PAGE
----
Depending on your goal, you always know where to look for the program that solves the problem. You also know how to get back by hitting X on your upper left. This is how interaction design utilizes placement, imagery, and adherence to real-life objects when building navigation from scratch. 

Usability in Interaction Design

run usability tests

Creating a digital product that looks great is not an easy task. However, it is even harder to create a layout and overall appearance that satisfies the needs of your users. Usability is an important part of the puzzle, as users need to be able to quickly understand what they see. 

Usability is hard to measure if you don’t test it with people that weren’t included in the design process. After all, the design team doesn’t need any hints about how the system works. Usability can be tested, as there are plenty of ways to measure human behavior. 

This part of interaction design includes industry psychology, cognitive psychology, and ergonomics as well. Besides looking awesome, your digital product also has to be practical and user-friendly. Investing in usability testing is a much better alternative than making your product public and adjusting it afterward. 

While you accumulate the user data you want to work with, you also lose a lot of your traffic. It is due to the suboptimal user experience. This is why it is better to figure out as many of the flaws as possible beforehand by performing usability testing.

Designing a system that is actually usable will require you to implement psychology principles that can be applied to digital interaction. 

Usability Principles that Every Interaction Designer Should Know

  • Ensure an easy-to-follow system status

                      Users need visible and consistent information about what is going on in front of them.

  • Illustrate objects and processes with their real-world examples

    There are always short words, conventions, or concepts from the real world that can be used in your digital product. This allows you to familiarize users with its various features.  

  • Give your users freedom and control

    Since users make mistakes, they need to be able to be returned to a previous state in the system. Such functionalities include Undo, Redo, and a Close button. 

  • Check the system for errors

    Before you let the users in, do your best to find certain conditions in your system that can result in errors and fix them.

  • Hit the balance between aesthetics and functionality

    Although some elements might look great, they may also be irrelevant or even confusing to users. Make sure not to display irrelevant information because it can distract user attention from those that are actually relevant. A minimalist design can also look awesome. 

  • Consistency is key

    Every platform has its own conventions that the user needs to get used to. Pretty much all PC users know how a Windows operating system looks like and how to operate it. The main conventions remained consistent for decades. Such examples are good to follow as interaction designers.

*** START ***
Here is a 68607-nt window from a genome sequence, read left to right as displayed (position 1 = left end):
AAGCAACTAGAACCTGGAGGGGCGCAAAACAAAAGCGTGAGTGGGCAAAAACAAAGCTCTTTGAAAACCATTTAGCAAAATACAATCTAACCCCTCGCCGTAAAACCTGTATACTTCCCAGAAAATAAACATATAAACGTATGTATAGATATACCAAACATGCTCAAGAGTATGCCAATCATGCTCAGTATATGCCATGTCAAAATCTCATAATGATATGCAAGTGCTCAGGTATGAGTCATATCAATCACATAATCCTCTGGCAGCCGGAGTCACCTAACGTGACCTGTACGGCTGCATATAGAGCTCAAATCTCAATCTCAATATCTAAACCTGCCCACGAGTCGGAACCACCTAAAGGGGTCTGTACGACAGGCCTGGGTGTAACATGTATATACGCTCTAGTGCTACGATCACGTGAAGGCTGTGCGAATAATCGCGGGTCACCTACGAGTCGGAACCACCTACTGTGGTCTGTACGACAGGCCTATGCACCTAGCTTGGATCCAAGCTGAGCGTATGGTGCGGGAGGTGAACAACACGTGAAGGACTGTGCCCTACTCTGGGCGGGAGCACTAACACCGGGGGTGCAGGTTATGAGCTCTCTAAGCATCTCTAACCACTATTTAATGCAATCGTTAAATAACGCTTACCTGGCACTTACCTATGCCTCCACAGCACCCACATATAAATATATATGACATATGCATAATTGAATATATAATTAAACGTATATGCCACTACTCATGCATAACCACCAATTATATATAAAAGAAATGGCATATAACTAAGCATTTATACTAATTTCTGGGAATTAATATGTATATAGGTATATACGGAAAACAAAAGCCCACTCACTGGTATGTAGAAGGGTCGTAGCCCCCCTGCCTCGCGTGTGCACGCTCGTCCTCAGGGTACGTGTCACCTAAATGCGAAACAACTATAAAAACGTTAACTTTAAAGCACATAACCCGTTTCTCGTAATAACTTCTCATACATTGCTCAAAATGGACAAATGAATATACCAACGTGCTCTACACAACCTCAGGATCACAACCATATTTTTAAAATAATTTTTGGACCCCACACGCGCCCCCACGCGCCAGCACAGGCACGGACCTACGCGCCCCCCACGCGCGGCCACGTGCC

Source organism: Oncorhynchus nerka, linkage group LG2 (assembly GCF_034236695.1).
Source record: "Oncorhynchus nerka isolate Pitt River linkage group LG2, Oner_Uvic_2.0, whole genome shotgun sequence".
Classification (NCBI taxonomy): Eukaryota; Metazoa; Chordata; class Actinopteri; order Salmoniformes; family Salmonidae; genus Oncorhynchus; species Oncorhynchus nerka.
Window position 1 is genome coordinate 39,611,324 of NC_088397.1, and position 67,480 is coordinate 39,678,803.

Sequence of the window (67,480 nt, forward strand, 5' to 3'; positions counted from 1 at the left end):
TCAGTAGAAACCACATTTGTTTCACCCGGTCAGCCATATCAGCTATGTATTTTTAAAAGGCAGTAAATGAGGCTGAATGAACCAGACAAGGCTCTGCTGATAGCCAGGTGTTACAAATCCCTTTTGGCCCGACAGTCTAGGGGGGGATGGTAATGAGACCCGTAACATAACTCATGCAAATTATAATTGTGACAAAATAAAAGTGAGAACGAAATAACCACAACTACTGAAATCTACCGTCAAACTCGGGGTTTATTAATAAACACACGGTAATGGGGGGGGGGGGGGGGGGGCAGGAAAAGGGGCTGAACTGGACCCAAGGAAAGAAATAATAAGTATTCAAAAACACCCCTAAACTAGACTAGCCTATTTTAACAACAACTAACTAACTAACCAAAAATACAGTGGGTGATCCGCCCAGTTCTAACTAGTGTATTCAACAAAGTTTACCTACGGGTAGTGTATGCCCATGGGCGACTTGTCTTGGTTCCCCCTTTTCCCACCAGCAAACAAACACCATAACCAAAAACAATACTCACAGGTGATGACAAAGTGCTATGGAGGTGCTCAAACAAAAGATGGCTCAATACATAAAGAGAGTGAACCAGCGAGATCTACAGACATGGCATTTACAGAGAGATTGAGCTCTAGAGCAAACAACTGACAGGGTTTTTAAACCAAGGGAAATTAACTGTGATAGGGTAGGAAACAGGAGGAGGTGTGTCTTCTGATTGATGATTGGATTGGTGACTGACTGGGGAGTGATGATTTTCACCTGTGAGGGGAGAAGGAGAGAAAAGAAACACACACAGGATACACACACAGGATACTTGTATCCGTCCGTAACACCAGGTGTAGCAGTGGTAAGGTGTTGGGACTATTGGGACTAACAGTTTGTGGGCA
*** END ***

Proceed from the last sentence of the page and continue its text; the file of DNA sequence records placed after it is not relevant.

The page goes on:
• Put essential information in front of the user

    One way to make things simple is to highlight the right information at the right time. Every option, object, and action needs to be easily accessible at the right moment. This principle is about minimizing the memory load of your users, allowing them to recognize things instead of recalling them. As a result, they can make decisions faster and in a more satisfactory manner. 

  • Create a flexible and efficient system

    You need to count for the more computer-savvy users and the less experienced ones as well. While making the whole system easy to understand, it is also important to add shortcuts. A flexible system can satisfy the needs of both experienced and inexperienced users. Besides shortcuts, sometimes advanced tools can be added as well during the interaction design process. 

  • Being able to provide help is essential

    Make sure that you add thorough documentation about the system so that users can open it whenever they get stuck. Adding a search bar to the knowledge base makes users able to get help based on keywords. Adding live chat, email address or contact phone are also great alternatives. 

  • Provide a way out for your users in case they get stuck

    If there are any errors or blind alleys to be expected, you can help users out with an error message. It feels much better to run into an error message that explains the problem than to hit a wall without knowing why. Error messages should be explained in a straightforward way instead of using raw terminologies or code. By suggesting solutions, you can help users get back to their starting point. 

Summing up

Interaction design is something that you just can not ignore if you want to have a successful website with an exceptional user experience. It’s an important part of the UX where you have to be creative, but it is even more important to be unequivocal.